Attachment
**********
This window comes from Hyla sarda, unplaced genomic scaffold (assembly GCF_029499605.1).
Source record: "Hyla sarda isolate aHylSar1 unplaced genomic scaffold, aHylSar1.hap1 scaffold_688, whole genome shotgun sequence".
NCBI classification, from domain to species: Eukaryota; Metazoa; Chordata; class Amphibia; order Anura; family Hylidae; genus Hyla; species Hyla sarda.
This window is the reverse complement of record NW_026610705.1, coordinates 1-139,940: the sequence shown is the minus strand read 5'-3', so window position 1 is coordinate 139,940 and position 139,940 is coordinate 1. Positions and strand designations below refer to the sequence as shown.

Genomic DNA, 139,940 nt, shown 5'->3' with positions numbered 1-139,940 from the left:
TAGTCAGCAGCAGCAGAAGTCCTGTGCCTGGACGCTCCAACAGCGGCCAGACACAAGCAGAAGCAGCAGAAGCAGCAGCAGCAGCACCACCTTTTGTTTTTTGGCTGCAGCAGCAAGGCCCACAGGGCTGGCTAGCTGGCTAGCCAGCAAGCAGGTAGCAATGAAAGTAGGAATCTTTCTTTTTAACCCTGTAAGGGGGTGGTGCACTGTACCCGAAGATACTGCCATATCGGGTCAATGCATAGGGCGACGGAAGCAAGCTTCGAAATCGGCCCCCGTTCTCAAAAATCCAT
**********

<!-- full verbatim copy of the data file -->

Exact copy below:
This window comes from Hyla sarda, unplaced genomic scaffold (assembly GCF_029499605.1).
Source record: "Hyla sarda isolate aHylSar1 unplaced genomic scaffold, aHylSar1.hap1 scaffold_688, whole genome shotgun sequence".
NCBI classification, from domain to species: Eukaryota; Metazoa; Chordata; class Amphibia; order Anura; family Hylidae; genus Hyla; species Hyla sarda.
This window is the reverse complement of record NW_026610705.1, coordinates 1-139,940: the sequence shown is the minus strand read 5'-3', so window position 1 is coordinate 139,940 and position 139,940 is coordinate 1. Positions and strand designations below refer to the sequence as shown.

Genomic DNA, 139,940 nt, shown 5'->3' with positions numbered 1-139,940 from the left:
TAGTCAGCAGCAGCAGAAGTCCTGTGCCTGGACGCTCCAACAGCGGCCAGACACAAGCAGAAGCAGCAGAAGCAGCAGCAGCAGCACCACCTTTTGTTTTTTGGCTGCAGCAGCAAGGCCCACAGGGCTGGCTAGCTGGCTAGCCAGCAAGCAGGTAGCAATGAAAGTAGGAATCTTTCTTTTTAACCCTGTAAGGGGGTGGTGCACTGTACCCGAAGATACTGCCATATCGGGTCAATGCATAGGGCGACGGAAGCAAGCTTCGAAATCGGCCCCCGTTCTCAAAAATCCAT